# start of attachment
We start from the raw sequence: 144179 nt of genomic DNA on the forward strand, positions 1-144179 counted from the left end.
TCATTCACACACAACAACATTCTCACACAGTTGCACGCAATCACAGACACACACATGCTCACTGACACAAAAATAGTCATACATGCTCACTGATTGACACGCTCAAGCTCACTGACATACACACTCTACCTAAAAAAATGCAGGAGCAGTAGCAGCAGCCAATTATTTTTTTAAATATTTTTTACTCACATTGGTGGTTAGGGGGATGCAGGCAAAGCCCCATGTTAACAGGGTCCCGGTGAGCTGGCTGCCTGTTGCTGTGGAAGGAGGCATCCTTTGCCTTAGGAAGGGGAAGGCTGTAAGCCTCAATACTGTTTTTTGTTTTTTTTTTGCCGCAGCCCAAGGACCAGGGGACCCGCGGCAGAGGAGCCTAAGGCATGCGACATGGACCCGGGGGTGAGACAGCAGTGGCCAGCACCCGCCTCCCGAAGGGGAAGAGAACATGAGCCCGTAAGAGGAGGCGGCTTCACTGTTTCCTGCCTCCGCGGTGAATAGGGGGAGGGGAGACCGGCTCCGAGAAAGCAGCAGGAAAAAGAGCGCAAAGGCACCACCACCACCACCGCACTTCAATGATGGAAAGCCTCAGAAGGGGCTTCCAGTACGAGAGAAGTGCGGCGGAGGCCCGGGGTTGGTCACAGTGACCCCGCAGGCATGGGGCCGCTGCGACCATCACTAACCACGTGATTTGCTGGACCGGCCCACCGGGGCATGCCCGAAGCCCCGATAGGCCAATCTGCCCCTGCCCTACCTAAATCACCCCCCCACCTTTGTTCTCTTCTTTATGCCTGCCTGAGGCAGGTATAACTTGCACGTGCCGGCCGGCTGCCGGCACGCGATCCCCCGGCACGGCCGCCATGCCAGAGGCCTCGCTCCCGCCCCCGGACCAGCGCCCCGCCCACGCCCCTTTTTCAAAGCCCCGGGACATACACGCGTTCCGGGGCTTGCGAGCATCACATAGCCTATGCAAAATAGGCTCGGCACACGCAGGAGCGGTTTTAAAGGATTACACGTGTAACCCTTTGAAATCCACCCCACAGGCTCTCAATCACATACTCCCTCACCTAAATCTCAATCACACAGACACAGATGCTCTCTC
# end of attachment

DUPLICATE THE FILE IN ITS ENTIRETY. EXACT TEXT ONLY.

We start from the raw sequence: 144179 nt of genomic DNA on the forward strand, positions 1-144179 counted from the left end.
TCATTCACACACAACAACATTCTCACACAGTTGCACGCAATCACAGACACACACATGCTCACTGACACAAAAATAGTCATACATGCTCACTGATTGACACGCTCAAGCTCACTGACATACACACTCTACCTAAAAAAATGCAGGAGCAGTAGCAGCAGCCAATTATTTTTTTAAATATTTTTTACTCACATTGGTGGTTAGGGGGATGCAGGCAAAGCCCCATGTTAACAGGGTCCCGGTGAGCTGGCTGCCTGTTGCTGTGGAAGGAGGCATCCTTTGCCTTAGGAAGGGGAAGGCTGTAAGCCTCAATACTGTTTTTTGTTTTTTTTTTGCCGCAGCCCAAGGACCAGGGGACCCGCGGCAGAGGAGCCTAAGGCATGCGACATGGACCCGGGGGTGAGACAGCAGTGGCCAGCACCCGCCTCCCGAAGGGGAAGAGAACATGAGCCCGTAAGAGGAGGCGGCTTCACTGTTTCCTGCCTCCGCGGTGAATAGGGGGAGGGGAGACCGGCTCCGAGAAAGCAGCAGGAAAAAGAGCGCAAAGGCACCACCACCACCACCGCACTTCAATGATGGAAAGCCTCAGAAGGGGCTTCCAGTACGAGAGAAGTGCGGCGGAGGCCCGGGGTTGGTCACAGTGACCCCGCAGGCATGGGGCCGCTGCGACCATCACTAACCACGTGATTTGCTGGACCGGCCCACCGGGGCATGCCCGAAGCCCCGATAGGCCAATCTGCCCCTGCCCTACCTAAATCACCCCCCCACCTTTGTTCTCTTCTTTATGCCTGCCTGAGGCAGGTATAACTTGCACGTGCCGGCCGGCTGCCGGCACGCGATCCCCCGGCACGGCCGCCATGCCAGAGGCCTCGCTCCCGCCCCCGGACCAGCGCCCCGCCCACGCCCCTTTTTCAAAGCCCCGGGACATACACGCGTTCCGGGGCTTGCGAGCATCACATAGCCTATGCAAAATAGGCTCGGCACACGCAGGAGCGGTTTTAAAGGATTACACGTGTAACCCTTTGAAATCCACCCCACAGGCTCTCAATCACATACTCCCTCACCTAAATCTCAATCACACAGACACAGATGCTCTCTC